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Rod Slater living down south in 1967 – Updated 29 April 2017.

Correction 29 April 2017: Rod Slater was born and bred at Triggs and went to Scarborough High because that was the closest high school.


Scarborough surfer Rod Slater and his surfing mates Buttsy and Choko shifted down south in 1967.

These are Rod’s SW memories and photos.

I finished 5th Year at Scarborough Senior High School in 1966 and in the autumn of 1967 shifted down south with David ‘Buttsy’ Purcell from Watermans and ‘Choko’ (not sure of his real name) from either City Beach or Cottesloe (I think).

We rented a few rooms at the back of an old house in Busselton. The only work we could get was picking up sticks and cleaning paddocks.

We had some good uncrowded waves with the likes of John Balgarnie, Terry James and Alan McGilvray.

When we couldn’t afford to live in the South West any longer, we went back to Perth in early 1968. Back in the big smoke I laboured to raise funds to go surfing over East.

I have included a few photos from our brief attempt to live down south.

Rod Slater

Photo: 1967 David ‘Buttsy’ Purcell at the back of the rental house in Busselton. Rod Slater pic.

Photo: 1967 the boys on Yallingup Beach with surf boards #1. Rod Slater pic.

Photo: 1967 the boys on Yallingup Beach with surf boards #2. Rod Slater pic.

Photo: 1967 Buttsy with Choko and his Vee-Dub sedan in Yallingup Beach car park. Surfside Store holiday accommodation units are in the background. Rod Slater pic.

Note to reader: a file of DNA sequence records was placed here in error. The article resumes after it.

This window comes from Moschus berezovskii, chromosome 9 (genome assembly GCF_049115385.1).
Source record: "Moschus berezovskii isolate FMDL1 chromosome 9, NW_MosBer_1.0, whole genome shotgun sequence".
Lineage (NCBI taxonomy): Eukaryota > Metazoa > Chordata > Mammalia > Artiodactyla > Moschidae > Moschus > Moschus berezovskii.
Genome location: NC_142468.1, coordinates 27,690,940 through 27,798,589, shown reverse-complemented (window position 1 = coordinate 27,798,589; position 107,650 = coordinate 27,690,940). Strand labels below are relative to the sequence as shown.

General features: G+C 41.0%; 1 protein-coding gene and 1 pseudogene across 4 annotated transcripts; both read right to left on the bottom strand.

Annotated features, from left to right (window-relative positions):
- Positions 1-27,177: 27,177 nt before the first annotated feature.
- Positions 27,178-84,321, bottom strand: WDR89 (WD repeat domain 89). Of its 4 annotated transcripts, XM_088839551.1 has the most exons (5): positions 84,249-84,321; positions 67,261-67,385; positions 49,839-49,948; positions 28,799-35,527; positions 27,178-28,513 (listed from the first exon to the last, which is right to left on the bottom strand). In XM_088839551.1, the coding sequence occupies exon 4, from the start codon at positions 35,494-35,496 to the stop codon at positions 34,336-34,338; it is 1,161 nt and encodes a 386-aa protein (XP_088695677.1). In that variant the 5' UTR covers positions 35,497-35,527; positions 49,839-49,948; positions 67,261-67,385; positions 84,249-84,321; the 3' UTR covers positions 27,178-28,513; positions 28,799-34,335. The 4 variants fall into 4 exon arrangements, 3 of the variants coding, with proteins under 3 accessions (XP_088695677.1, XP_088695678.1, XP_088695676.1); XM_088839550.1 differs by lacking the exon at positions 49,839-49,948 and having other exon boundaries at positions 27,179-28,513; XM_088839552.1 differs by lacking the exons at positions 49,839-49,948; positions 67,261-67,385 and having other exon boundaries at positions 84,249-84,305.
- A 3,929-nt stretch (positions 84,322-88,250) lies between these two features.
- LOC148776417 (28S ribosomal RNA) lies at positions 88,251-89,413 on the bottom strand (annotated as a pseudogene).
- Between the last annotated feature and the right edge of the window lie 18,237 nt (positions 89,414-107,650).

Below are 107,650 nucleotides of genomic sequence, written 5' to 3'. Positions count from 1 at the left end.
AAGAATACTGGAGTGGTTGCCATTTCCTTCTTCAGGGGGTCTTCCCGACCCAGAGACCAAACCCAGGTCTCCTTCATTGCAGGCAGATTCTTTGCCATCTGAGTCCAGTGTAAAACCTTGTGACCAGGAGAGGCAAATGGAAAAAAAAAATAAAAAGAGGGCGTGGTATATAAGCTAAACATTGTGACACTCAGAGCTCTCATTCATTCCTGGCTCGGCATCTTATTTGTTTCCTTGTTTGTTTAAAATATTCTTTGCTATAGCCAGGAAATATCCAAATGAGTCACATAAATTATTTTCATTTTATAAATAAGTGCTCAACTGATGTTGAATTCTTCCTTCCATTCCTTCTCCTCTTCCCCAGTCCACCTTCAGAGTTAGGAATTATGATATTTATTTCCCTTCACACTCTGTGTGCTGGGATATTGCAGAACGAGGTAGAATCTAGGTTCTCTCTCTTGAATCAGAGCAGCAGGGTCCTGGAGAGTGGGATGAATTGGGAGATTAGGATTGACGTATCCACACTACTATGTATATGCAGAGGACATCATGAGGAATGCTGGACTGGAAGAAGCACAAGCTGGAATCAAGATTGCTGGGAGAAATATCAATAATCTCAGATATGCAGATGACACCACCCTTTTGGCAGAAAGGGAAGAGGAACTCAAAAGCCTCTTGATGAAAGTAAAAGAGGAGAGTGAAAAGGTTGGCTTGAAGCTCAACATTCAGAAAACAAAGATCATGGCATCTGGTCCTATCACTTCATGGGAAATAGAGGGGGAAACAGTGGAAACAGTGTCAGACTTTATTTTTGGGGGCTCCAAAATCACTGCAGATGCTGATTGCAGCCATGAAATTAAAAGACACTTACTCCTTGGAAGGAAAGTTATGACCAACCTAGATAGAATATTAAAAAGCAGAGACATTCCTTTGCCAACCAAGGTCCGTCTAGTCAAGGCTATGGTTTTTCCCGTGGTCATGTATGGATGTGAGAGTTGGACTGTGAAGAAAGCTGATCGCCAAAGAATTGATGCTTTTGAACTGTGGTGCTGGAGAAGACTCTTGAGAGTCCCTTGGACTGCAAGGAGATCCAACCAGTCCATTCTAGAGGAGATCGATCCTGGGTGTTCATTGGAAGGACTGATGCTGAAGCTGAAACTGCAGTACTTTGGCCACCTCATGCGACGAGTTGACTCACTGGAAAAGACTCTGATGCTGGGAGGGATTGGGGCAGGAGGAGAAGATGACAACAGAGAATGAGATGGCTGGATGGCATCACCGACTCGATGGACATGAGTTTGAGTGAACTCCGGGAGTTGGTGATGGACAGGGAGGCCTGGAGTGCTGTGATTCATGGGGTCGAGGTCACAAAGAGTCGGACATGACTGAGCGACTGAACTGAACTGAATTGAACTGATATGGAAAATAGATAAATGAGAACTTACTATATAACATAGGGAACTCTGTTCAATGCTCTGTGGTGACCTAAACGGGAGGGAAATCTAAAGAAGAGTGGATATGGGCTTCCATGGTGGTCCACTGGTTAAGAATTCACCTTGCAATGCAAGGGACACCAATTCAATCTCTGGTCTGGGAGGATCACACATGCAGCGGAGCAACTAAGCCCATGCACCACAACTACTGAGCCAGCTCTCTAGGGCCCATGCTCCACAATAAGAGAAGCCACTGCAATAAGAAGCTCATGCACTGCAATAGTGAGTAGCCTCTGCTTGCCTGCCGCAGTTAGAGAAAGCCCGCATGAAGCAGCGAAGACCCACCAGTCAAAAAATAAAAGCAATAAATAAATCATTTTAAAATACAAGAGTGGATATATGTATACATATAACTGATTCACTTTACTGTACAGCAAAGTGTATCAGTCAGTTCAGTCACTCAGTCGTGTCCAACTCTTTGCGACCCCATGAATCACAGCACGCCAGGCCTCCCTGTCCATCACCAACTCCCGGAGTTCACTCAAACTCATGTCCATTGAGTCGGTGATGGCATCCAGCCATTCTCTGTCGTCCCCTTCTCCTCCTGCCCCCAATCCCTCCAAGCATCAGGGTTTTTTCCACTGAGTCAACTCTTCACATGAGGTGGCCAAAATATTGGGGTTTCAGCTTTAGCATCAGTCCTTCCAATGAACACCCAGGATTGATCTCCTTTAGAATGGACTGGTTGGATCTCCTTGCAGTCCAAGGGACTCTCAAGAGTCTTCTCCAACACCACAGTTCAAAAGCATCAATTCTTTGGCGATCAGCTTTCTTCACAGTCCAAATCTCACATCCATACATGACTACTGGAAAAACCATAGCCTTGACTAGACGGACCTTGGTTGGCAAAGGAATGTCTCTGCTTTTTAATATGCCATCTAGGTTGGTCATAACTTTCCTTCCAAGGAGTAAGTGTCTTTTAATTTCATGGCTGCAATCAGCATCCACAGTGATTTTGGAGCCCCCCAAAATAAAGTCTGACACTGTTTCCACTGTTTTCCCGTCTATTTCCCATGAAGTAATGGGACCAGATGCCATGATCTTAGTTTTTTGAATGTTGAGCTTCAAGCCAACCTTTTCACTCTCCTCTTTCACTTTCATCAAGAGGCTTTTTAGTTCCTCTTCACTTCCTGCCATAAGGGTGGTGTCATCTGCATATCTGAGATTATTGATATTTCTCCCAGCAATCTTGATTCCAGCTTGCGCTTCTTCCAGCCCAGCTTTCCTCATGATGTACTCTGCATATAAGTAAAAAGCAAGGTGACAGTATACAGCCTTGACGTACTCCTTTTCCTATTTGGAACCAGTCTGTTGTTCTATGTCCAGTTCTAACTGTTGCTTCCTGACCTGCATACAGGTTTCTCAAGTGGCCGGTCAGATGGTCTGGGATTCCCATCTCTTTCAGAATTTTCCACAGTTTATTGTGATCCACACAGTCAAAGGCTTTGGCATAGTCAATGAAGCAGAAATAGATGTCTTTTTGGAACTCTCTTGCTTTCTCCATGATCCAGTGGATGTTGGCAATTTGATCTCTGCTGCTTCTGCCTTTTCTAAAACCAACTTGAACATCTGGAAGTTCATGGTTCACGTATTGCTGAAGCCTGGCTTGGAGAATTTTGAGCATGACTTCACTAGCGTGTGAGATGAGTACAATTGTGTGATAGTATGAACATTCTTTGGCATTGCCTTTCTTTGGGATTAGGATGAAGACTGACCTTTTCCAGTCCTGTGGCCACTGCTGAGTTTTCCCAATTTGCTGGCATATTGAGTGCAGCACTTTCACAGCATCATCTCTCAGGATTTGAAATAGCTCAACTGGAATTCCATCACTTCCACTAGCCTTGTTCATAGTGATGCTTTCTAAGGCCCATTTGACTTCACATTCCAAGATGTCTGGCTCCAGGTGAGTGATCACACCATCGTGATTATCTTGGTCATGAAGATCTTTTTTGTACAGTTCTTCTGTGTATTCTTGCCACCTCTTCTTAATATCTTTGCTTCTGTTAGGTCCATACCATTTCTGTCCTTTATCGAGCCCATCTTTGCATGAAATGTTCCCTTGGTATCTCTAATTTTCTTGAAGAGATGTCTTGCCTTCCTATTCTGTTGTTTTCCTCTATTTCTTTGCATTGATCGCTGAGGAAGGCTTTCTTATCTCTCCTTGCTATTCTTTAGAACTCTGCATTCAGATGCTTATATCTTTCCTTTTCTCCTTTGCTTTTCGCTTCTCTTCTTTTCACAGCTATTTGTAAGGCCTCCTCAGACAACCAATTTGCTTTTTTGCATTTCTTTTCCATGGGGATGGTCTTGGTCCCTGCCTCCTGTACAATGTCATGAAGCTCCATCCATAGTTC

Photo: 1967 Buttsy and John Balgarnie in Yallingup Beach car park. The historic Hammond cottages are in the background. Rod Slater pic.

Photo: 1967 Buttsy and SW surfing pioneer Terry ‘Rat’ James in Yallingup Beach car park. An undeveloped Valley Road is in the background. Rod Slater pic.

In mid-1968 Rod got on a train in Perth and headed over to the East Coast chasing waves.

Coming soon Rod Slater’s memories of surf trips to Phillip Island in Vic.


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Greg Woodward surf photographer

In the 50-60s WA’s pioneer surf photographers were John Budge, Brian Cole and Jim Breadsell. The next wave of surf photographers in the 60-70s were Tom Collins, Dave Condon, Rod Taylor (West Australian Newspapers), Trevor Burslem, Greg Woodward and Ric Chan.

Greg Woodward is holding an exhibition of his 60-70s surfers and beaches photos. The exhibition titled ‘The Dazzling Young Riders’ will be held at Nyisztor Studios, 391 Canning Highway Melville/Palmyra from 6-21 May 2017. Gallery open Wed. – Sat. 11am -5pm, Sunday 2 – 5pm.

There are approximately 80 images in the exhibition, about a third of which are guys surfing. The rest are beaches, waves, bikinis, sunbathers and a few portraits.

It features the following surf riders: –

  • Murray Smith
  • Greg Laurenson
  • Peter Bothwell
  • Peter Dyson
  • Ian Cairns
  • Ron Waddell
  • Howard Taylor
  • Brian Hood
  • Ian Taylor
  • Norm Bateman
  • Jim King
  • Steve Cockburn
  • John Pawson and Charlie Bartlett in Victoria….and some unknowns.

There are one or two pics of the guys listed.

Greg’s reason for calling his photo exhibition “The Dazzling Young Riders” follows:-

“When I first saw surfers riding waves as a young guy at High School I was bedazzled by this new ‘sport’. These tanned and handsome young men and women were literally walking on water –dancing across the waves. It was a new sporting activity so different to football and cricket.

 Now; surfing viewed from my landlocked armchair seems more frenetic and hysterical than dazzling”.

Images: 2017 The Dazzling Young Riders exhibition invitation by Greg Woodward.